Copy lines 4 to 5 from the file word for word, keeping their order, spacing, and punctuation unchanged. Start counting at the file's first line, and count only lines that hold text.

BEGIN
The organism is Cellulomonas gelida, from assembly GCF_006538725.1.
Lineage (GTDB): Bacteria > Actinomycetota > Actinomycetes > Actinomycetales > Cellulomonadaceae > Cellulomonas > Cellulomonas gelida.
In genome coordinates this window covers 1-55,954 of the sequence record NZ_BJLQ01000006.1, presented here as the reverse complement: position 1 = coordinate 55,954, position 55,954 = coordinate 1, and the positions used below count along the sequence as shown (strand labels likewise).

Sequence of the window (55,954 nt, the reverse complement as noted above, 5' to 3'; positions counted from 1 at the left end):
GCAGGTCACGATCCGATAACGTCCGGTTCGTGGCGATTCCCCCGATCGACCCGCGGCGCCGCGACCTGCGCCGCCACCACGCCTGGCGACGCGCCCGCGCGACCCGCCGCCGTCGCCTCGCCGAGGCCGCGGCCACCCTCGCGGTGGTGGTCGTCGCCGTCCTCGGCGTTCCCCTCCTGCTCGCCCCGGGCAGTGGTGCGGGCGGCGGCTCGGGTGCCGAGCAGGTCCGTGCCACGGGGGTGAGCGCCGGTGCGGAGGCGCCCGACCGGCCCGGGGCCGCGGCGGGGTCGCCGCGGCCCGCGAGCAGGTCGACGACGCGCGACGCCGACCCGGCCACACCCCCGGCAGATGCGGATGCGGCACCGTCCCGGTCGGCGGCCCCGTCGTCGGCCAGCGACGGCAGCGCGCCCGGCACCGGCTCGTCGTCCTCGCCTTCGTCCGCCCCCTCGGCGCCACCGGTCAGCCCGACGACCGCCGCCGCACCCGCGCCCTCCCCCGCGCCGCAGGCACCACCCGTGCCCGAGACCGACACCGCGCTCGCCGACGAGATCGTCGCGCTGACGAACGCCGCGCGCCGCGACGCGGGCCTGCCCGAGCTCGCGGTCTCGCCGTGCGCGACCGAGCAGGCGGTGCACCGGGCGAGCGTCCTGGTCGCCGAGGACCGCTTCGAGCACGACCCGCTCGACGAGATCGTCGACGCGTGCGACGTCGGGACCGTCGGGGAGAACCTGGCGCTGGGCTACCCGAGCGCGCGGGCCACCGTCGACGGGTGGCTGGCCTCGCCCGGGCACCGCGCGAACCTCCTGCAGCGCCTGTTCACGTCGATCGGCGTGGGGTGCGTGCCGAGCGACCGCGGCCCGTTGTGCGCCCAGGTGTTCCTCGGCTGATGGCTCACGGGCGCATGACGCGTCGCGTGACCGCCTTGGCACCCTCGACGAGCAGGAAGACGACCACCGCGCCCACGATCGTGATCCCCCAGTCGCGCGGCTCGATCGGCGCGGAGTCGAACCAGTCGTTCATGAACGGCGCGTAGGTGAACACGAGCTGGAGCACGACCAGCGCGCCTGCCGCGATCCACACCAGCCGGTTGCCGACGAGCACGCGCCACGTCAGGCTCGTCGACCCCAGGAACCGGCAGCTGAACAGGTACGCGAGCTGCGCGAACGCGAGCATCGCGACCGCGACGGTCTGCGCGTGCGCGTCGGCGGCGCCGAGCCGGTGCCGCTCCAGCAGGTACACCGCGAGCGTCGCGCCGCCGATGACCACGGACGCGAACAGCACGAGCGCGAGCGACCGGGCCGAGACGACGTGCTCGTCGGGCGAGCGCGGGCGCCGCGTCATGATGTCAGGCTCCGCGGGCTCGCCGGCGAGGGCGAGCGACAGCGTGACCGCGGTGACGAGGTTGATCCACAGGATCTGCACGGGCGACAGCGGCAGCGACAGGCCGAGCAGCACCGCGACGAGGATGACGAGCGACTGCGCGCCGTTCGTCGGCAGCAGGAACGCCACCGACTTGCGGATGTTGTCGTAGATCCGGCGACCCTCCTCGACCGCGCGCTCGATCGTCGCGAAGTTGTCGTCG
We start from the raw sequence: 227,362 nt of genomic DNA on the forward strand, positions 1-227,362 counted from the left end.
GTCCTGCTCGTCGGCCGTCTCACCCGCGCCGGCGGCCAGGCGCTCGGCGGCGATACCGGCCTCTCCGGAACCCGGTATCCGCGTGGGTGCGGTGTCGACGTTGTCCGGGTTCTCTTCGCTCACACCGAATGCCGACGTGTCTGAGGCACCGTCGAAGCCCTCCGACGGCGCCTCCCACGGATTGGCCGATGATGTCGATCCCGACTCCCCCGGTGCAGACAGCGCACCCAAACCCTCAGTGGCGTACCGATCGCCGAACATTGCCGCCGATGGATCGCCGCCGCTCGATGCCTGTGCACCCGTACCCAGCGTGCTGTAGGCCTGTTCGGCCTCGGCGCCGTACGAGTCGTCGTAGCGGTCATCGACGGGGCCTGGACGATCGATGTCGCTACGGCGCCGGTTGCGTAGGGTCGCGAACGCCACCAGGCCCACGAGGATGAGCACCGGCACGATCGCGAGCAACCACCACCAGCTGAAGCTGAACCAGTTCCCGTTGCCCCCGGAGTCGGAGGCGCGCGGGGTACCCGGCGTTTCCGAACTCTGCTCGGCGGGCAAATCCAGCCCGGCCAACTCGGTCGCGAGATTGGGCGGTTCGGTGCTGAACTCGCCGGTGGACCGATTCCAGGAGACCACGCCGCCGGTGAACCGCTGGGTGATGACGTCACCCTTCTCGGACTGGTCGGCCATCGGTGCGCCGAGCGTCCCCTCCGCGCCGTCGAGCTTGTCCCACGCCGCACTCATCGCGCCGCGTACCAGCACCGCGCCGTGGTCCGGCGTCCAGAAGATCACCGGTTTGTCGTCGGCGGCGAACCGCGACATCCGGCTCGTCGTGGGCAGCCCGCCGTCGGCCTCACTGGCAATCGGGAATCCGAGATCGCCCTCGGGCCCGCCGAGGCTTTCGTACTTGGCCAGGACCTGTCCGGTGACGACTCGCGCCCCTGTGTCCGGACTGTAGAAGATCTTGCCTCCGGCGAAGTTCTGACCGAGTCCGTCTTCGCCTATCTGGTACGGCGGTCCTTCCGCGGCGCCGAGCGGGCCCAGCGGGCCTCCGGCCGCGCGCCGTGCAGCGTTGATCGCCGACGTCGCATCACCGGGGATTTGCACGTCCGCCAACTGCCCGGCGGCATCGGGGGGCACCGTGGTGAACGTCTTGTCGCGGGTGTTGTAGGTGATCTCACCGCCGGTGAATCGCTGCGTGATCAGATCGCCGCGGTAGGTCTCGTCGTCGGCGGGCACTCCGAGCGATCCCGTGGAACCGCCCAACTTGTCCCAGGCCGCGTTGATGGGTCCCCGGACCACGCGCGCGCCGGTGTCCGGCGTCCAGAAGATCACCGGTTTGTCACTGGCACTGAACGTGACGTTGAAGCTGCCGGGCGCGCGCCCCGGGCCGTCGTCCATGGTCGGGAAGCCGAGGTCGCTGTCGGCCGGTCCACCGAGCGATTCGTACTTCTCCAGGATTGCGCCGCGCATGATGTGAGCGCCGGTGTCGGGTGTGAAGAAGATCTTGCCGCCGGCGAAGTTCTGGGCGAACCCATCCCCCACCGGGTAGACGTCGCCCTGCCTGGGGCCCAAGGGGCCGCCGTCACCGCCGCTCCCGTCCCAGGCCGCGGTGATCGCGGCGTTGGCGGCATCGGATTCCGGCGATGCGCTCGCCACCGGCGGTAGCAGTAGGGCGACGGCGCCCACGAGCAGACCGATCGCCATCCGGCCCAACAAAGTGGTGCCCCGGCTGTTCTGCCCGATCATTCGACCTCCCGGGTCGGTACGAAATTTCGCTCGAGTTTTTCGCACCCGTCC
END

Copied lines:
Sequence of the window (55,954 nt, the reverse complement as noted above, 5' to 3'; positions counted from 1 at the left end):
GCAGGTCACGATCCGATAACGTCCGGTTCGTGGCGATTCCCCCGATCGACCCGCGGCGCCGCGACCTGCGCCGCCACCACGCCTGGCGACGCGCCCGCGCGACCCGCCGCCGTCGCCTCGCCGAGGCCGCGGCCACCCTCGCGGTGGTGGTCGTCGCCGTCCTCGGCGTTCCCCTCCTGCTCGCCCCGGGCAGTGGTGCGGGCGGCGGCTCGGGTGCCGAGCAGGTCCGTGCCACGGGGGTGAGCGCCGGTGCGGAGGCGCCCGACCGGCCCGGGGCCGCGGCGGGGTCGCCGCGGCCCGCGAGCAGGTCGACGACGCGCGACGCCGACCCGGCCACACCCCCGGCAGATGCGGATGCGGCACCGTCCCGGTCGGCGGCCCCGTCGTCGGCCAGCGACGGCAGCGCGCCCGGCACCGGCTCGTCGTCCTCGCCTTCGTCCGCCCCCTCGGCGCCACCGGTCAGCCCGACGACCGCCGCCGCACCCGCGCCCTCCCCCGCGCCGCAGGCACCACCCGTGCCCGAGACCGACACCGCGCTCGCCGACGAGATCGTCGCGCTGACGAACGCCGCGCGCCGCGACGCGGGCCTGCCCGAGCTCGCGGTCTCGCCGTGCGCGACCGAGCAGGCGGTGCACCGGGCGAGCGTCCTGGTCGCCGAGGACCGCTTCGAGCACGACCCGCTCGACGAGATCGTCGACGCGTGCGACGTCGGGACCGTCGGGGAGAACCTGGCGCTGGGCTACCCGAGCGCGCGGGCCACCGTCGACGGGTGGCTGGCCTCGCCCGGGCACCGCGCGAACCTCCTGCAGCGCCTGTTCACGTCGATCGGCGTGGGGTGCGTGCCGAGCGACCGCGGCCCGTTGTGCGCCCAGGTGTTCCTCGGCTGATGGCTCACGGGCGCATGACGCGTCGCGTGACCGCCTTGGCACCCTCGACGAGCAGGAAGACGACCACCGCGCCCACGATCGTGATCCCCCAGTCGCGCGGCTCGATCGGCGCGGAGTCGAACCAGTCGTTCATGAACGGCGCGTAGGTGAACACGAGCTGGAGCACGACCAGCGCGCCTGCCGCGATCCACACCAGCCGGTTGCCGACGAGCACGCGCCACGTCAGGCTCGTCGACCCCAGGAACCGGCAGCTGAACAGGTACGCGAGCTGCGCGAACGCGAGCATCGCGACCGCGACGGTCTGCGCGTGCGCGTCGGCGGCGCCGAGCCGGTGCCGCTCCAGCAGGTACACCGCGAGCGTCGCGCCGCCGATGACCACGGACGCGAACAGCACGAGCGCGAGCGACCGGGCCGAGACGACGTGCTCGTCGGGCGAGCGCGGGCGCCGCGTCATGATGTCAGGCTCCGCGGGCTCGCCGGCGAGGGCGAGCGACAGCGTGACCGCGGTGACGAGGTTGATCCACAGGATCTGCACGGGCGACAGCGGCAGCGACAGGCCGAGCAGCACCGCGACGAGGATGACGAGCGACTGCGCGCCGTTCGTCGGCAGCAGGAACGCCACCGACTTGCGGATGTTGTCGTAGATCCGGCGACCCTCCTCGACCGCGCGCTCGATCGTCGCGAAGTTGTCGTCG